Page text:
4. Furthermore, it introduces categorization/prioritisation of diseases, which require intervention at EU level. As such, it enables a more risk based approach and appropriate use of resources
5. Sufficient flexibility is provided to adjust the animal health measures to different sizes and types of establishments (e.g. Small and medium enterprises, hobby holding, etc.) to different local circumstances in particular with respect to registration and approval requirements for establishments and the keeping animals and products.
6. On a broader scale the law needs to be flexible and robust enough to provide for the effective response of the whole EU in the event of important climate changes thus giving us the tools to deal with new and unknown emerging risks so that we can adjust quickly to new scientific developments and international standards.
1. The value of crops grown in the EU is €205 billion annually. Without the protection afforded by plant health rules this sector would suffer severe economic damage.
2. Europe’s agriculture, forests and natural heritage are being threatened by pests and diseases that attack plants. The introduction of new pest species has increased as a result of the globalisation of trade and climate change.
3. To prevent new pests from establishing in the EU and to protect plant growers as well as the forestry sector, the Commission proposes to upgrade the existing plant health regime
4. More focus will be placed on high risk trade coming from third countries and increased traceability of planting material on the internal market
5. The legislation also introduces better surveillance and early eradication of outbreaks of new pest species and financial compensation for growers hit by such quarantine pests.
Plant reproductive material (including seeds)
1. 60% of the world export value in seeds originates from the EU.
2. The package provides more simplified and flexible rules for the marketing of seeds and other plant reproductive material with the aim to ensure productivity, adaptability and diversity of Europe’s crop production and forests and to facilitate their trading.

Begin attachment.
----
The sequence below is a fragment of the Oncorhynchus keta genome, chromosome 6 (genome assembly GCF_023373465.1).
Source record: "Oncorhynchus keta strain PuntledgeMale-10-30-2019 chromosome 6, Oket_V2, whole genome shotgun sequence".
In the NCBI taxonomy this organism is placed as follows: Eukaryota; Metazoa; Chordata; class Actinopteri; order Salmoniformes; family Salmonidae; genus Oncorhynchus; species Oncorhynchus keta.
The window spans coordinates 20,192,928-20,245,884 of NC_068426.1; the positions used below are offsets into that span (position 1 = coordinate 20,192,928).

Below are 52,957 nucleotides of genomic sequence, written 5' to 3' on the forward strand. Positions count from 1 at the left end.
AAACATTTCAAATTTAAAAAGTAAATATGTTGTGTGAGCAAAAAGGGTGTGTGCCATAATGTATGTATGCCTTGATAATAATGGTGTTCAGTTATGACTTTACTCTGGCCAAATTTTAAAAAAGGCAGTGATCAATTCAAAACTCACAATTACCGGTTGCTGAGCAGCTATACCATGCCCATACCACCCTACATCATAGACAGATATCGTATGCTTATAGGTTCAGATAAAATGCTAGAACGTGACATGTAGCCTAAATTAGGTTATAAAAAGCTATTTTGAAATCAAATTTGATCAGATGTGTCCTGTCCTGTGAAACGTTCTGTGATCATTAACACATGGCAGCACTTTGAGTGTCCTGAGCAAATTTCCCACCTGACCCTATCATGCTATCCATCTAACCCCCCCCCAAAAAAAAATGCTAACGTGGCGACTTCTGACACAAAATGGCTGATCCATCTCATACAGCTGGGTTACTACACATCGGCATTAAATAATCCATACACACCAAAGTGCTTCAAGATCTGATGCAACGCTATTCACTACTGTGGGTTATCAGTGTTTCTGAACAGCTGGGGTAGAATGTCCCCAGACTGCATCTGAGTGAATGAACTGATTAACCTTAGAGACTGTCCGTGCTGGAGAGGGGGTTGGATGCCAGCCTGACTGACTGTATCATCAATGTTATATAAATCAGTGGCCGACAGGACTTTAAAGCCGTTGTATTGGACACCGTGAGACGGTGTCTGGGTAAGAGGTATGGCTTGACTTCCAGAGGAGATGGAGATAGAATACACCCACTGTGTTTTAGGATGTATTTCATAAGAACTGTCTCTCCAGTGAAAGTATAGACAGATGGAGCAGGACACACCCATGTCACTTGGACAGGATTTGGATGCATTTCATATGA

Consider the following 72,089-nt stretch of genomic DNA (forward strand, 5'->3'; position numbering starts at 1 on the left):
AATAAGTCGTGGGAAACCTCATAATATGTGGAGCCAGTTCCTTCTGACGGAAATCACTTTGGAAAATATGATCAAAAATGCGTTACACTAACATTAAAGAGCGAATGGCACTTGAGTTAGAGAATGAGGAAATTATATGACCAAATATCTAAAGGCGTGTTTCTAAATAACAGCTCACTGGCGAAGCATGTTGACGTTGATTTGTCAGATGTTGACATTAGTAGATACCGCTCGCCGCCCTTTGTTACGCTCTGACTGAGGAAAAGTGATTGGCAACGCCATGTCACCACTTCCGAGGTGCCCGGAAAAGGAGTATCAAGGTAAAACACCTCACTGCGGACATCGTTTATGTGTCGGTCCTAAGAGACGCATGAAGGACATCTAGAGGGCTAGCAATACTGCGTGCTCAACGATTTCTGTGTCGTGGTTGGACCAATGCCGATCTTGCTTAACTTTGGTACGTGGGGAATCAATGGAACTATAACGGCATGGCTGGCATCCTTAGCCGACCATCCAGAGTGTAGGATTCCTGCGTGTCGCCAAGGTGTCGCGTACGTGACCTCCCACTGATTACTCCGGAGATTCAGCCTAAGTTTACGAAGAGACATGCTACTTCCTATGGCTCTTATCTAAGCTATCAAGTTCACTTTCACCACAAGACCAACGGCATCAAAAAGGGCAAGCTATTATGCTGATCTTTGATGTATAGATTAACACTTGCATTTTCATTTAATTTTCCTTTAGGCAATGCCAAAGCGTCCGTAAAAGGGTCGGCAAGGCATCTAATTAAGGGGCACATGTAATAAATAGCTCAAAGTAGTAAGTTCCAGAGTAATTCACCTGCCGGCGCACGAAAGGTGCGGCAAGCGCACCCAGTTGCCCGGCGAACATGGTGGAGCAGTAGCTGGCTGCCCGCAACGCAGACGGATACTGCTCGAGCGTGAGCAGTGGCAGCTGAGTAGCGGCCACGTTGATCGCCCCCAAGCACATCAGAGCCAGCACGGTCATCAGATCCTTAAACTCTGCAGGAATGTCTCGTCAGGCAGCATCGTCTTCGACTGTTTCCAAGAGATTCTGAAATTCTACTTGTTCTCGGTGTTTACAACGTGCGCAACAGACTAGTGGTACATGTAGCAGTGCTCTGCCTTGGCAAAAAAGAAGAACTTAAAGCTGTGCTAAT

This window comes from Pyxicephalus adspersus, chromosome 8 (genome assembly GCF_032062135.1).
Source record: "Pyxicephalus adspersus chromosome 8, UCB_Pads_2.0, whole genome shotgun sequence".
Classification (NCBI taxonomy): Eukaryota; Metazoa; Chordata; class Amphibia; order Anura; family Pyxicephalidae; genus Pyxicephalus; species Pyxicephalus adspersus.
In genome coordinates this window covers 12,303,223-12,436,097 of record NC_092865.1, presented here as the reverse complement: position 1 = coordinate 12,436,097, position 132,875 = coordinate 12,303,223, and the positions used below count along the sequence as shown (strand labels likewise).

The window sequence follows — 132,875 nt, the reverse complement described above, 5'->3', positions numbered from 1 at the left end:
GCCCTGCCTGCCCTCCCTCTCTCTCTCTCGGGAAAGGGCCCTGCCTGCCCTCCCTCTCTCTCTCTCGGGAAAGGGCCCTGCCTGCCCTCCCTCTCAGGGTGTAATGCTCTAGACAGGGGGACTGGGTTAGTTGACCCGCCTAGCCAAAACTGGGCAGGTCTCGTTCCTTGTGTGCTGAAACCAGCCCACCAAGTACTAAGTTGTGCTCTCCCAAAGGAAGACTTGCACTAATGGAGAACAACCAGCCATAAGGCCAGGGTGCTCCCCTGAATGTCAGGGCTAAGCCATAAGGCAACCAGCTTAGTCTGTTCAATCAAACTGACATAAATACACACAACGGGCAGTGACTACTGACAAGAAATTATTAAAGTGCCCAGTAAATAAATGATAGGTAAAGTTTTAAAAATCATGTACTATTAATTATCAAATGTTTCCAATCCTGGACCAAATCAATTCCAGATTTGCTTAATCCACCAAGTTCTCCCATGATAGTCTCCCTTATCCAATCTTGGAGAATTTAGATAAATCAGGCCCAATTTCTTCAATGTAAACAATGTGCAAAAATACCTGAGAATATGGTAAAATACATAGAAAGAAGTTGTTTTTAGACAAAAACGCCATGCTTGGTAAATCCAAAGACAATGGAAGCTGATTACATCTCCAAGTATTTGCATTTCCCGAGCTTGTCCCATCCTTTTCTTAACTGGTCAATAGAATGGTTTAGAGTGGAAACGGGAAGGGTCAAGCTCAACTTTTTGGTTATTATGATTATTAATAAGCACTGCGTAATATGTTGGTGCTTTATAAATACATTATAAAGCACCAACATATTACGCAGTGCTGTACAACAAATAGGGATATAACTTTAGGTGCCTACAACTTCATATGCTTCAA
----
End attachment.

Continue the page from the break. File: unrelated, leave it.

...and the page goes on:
3. The broad choice of material and the improved testing requirements will contribute to protection of biodiversity and to breeding oriented towards sustainable agriculture.
4. The use of seed in private gardens is not covered by the EU legislation and private gardeners can continue to buy any plant material and sell their seed in small quantities Moreover, it will be clarified that any non-professional (e.g. private gardeners) can exchange seed with other private gardeners without falling under the rules of the proposed Regulation.
5. The aim of the legislation is to introduce a broader choice for the users thus including new improved and tested varieties, material not fulfilling the variety definition (heterogeneous material), traditional varieties and niche market material.
6. However the new rules, in line with the Commission’s better regulation agenda, take into account the type of material, production conditions and the size of the business involved. Thus for old traditional varieties and for heterogeneous material, there are only light registration rules. Such categories are exempted from the testing and other requirements of the legislation.
7. In addition, administrative burden is reduced for micro-enterprises who can market any type of material as ‘niche market material’ without registration.
8. Furthermore, micro-enterprises are generally exempted from registration fees
Other EU institutions, including the European Parliament and the Council will consider the Commission’s package of measures and will adopt their positions in due course. At this stage, it can be estimated that the package will enter into force in 2016.